Should Every City Have a "Chief Philanthropy Officer"?

In Jacksonville, Florida, Mayor Lenny Curry is hiring for a novel new position within his administration—a chief philanthropy officer for the city.

The idea is not an entirely novel one; the state of Michigan created an Office of Foundation Liaison (OFL) in 2003 in what the state called a “first in the nation” cabinet-level position. And in Newark, New Jersey, a city famous for its connection with big givers like Mark Zuckerberg, then-Mayor Cory Booker appointed a philanthropic liaison in 2007.

Meanwhile, mayors in some bigger cities have long played the philanthropy game in one way or the other. The Fund for Public Schools, created in 2002 by New York Mayor Michael Bloomberg in 2002, has raised over $350 million from private donors. Also in New York, the older Mayor’s Fund to Advance New York has raised funds to boost city programs since 1994. Philadelphia has a Mayor’s Fund, too, and last year, Eric Garcetti created a Mayor’s Fund for Los Angeles, which so far, has raised over $10 million from some 1,500 donors.

These funds are separate nonprofits, while the new position in Jacksonsville is within City Hall. Connecting municipal government with funders through a designated liaison has the potential to draw huge grants. In his first five years as Newark’s philanthropic liaison, Jeremy V. Johnson raised nearly $50 million for a variety of causes within the city by working with well-known funders like the Geraldine R. Dodge Foundation and the Nicholson Foundation. For a town with an annual budget of around $800 million, that’s no drop in the bucket. And the position costs Newark nothing—the city notes that it’s the “only liaison office in the nation supported in full by the philanthropic sector.”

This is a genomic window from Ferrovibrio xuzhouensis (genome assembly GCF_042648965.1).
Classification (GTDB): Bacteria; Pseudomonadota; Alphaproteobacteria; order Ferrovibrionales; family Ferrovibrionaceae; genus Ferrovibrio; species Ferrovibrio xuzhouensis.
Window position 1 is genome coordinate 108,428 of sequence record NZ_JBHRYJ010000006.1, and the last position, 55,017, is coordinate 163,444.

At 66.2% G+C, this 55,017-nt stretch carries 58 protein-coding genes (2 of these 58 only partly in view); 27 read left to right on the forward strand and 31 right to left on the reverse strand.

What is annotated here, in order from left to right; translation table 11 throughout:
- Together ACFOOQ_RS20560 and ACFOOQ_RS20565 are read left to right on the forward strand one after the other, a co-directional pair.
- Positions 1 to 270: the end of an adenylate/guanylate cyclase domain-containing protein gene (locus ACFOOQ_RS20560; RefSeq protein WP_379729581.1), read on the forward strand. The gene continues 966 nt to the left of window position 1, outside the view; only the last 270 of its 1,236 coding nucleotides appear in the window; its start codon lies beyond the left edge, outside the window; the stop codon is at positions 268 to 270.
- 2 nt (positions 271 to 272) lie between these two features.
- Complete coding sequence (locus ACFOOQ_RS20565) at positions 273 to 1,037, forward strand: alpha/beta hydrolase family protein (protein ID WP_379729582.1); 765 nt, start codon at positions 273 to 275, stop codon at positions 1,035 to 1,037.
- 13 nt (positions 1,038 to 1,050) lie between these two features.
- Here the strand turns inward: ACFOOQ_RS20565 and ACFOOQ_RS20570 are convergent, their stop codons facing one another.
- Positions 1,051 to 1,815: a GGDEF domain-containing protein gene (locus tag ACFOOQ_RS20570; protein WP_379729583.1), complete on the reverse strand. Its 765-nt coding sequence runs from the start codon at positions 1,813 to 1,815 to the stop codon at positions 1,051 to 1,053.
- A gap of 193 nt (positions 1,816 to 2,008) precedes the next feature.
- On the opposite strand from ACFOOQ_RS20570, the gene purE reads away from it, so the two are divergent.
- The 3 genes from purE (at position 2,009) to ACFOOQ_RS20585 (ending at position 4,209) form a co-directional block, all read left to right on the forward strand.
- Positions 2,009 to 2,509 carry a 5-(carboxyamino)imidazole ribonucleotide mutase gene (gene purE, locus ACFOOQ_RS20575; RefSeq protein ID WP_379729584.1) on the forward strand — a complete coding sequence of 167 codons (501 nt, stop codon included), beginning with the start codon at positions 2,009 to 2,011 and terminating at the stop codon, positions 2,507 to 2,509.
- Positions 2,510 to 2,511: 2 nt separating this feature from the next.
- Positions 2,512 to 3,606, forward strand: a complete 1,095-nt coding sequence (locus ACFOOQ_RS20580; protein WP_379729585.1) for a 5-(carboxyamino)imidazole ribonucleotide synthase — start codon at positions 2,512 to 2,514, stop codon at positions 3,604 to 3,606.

In Michigan, the OFL is a slightly different animal. That office is explicitly partnered with the Council of Michigan Foundations and funded by 17 foundations, including Kellogg and Kresge. It also focuses on three priority issue areas—P-20 education, workforce development, and health. The OFL has brought in more than $150 million since 2003 by brokering partnerships between Michigan and funders whose goals align with the states. OFL credits its “unique connecting role being ‘in’ but not ‘of’ the executive office” as an important element of its success.

It’s not clear yet how Jacksonville’s model will compare to those of Michigan and Newark. With three times the population but with a lower national profile—at least when it comes to philanthropy—Jacksonville may find that what worked for New Jersey’s largest city might not work for Florida’s largest. And it will have to decide what lessons it can learn from Michigan’s OFL, an office with over a decade of experience. Either way, it will be interesting to see how the city fares and whether we might see more of these liaisons over the next few years.

One thing is clear: With philanthropy a rising force in society and fiscal pressures growing on local governments because of pension obligations, expect more elected officials to do whatever they can to raise private funds to supplement public spending. Quite apart from a fiscal imperative, the fact that foundations are often funding many of the same city nonprofits that get public money, and broadly grappling with the same urban problems, suggests a need for close coordination among those who control different flows of cash. 

But municipal efforts to connect with philanthropic donors are not without controversy. Critics have argued that private charitable contributions can allow donors that hope to curry favor with City Hall to make an end run around campaign finance limits. The Los Angeles Times recently raised such questions about Mayor Garcetti’s new fund.